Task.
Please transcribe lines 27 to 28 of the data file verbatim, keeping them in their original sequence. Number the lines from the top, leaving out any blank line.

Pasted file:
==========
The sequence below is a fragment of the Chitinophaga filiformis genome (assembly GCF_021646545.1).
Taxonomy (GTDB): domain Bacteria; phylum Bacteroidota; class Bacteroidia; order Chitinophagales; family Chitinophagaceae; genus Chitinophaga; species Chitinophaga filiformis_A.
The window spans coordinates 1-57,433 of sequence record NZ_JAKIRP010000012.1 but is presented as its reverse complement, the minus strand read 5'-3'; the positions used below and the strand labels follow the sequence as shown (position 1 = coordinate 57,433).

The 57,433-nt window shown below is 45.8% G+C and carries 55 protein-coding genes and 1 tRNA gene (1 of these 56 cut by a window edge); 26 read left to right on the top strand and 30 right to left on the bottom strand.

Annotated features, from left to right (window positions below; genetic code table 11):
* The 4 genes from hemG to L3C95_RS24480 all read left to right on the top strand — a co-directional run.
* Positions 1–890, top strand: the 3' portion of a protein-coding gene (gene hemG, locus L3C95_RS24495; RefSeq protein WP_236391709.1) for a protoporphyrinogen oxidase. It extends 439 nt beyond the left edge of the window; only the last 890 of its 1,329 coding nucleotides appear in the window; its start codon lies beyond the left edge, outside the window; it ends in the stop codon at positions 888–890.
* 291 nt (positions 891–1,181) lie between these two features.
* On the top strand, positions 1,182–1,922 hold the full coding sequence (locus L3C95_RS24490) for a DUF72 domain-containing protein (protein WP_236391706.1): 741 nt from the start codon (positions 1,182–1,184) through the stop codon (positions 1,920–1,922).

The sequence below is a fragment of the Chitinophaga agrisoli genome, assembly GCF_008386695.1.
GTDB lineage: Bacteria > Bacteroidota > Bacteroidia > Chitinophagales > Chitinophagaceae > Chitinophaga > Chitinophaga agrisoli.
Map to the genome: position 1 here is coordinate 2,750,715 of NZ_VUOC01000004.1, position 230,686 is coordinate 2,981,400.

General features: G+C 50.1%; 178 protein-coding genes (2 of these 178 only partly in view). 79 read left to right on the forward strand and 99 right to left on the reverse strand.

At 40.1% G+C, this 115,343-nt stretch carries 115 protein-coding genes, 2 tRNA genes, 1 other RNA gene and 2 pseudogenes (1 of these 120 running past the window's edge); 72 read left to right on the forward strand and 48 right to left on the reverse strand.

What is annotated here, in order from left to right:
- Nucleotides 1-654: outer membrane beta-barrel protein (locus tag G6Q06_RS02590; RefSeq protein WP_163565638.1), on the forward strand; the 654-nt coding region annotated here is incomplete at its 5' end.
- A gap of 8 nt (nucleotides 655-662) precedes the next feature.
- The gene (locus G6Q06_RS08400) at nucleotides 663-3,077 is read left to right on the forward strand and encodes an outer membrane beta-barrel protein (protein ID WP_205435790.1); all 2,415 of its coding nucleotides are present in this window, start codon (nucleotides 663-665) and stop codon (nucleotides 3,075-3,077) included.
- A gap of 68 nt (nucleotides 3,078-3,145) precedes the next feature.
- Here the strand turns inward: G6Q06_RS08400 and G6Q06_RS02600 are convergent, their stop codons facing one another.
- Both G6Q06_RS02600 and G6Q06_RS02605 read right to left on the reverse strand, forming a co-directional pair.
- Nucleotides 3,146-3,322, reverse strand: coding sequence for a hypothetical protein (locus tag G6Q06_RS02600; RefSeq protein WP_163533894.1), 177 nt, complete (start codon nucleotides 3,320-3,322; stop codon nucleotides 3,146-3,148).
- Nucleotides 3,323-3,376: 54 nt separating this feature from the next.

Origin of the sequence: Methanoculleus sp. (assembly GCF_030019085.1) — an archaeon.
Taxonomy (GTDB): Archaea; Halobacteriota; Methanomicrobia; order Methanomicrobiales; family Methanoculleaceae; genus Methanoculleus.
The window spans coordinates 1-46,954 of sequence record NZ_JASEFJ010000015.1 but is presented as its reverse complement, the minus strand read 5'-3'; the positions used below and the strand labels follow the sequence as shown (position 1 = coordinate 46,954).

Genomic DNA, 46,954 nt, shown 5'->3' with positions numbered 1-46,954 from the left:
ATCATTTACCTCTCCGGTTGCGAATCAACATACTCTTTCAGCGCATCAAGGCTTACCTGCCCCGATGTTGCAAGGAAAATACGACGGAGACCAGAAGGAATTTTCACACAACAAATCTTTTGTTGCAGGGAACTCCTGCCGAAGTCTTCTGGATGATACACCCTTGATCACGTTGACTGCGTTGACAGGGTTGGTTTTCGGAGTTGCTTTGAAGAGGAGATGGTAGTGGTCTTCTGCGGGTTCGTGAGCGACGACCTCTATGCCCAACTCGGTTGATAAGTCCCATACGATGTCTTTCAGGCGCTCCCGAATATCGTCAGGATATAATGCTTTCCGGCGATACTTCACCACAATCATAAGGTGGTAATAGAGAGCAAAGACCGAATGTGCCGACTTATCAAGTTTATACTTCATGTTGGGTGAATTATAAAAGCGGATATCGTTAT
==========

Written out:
Genomic DNA, 46,954 nt, shown 5'->3' with positions numbered 1-46,954 from the left:
ATCATTTACCTCTCCGGTTGCGAATCAACATACTCTTTCAGCGCATCAAGGCTTACCTGCCCCGATGTTGCAAGGAAAATACGACGGAGACCAGAAGGAATTTTCACACAACAAATCTTTTGTTGCAGGGAACTCCTGCCGAAGTCTTCTGGATGATACACCCTTGATCACGTTGACTGCGTTGACAGGGTTGGTTTTCGGAGTTGCTTTGAAGAGGAGATGGTAGTGGTCTTCTGCGGGTTCGTGAGCGACGACCTCTATGCCCAACTCGGTTGATAAGTCCCATACGATGTCTTTCAGGCGCTCCCGAATATCGTCAGGATATAATGCTTTCCGGCGATACTTCACCACAATCATAAGGTGGTAATAGAGAGCAAAGACCGAATGTGCCGACTTATCAAGTTTATACTTCATGTTGGGTGAATTATAAAAGCGGATATCGTTAT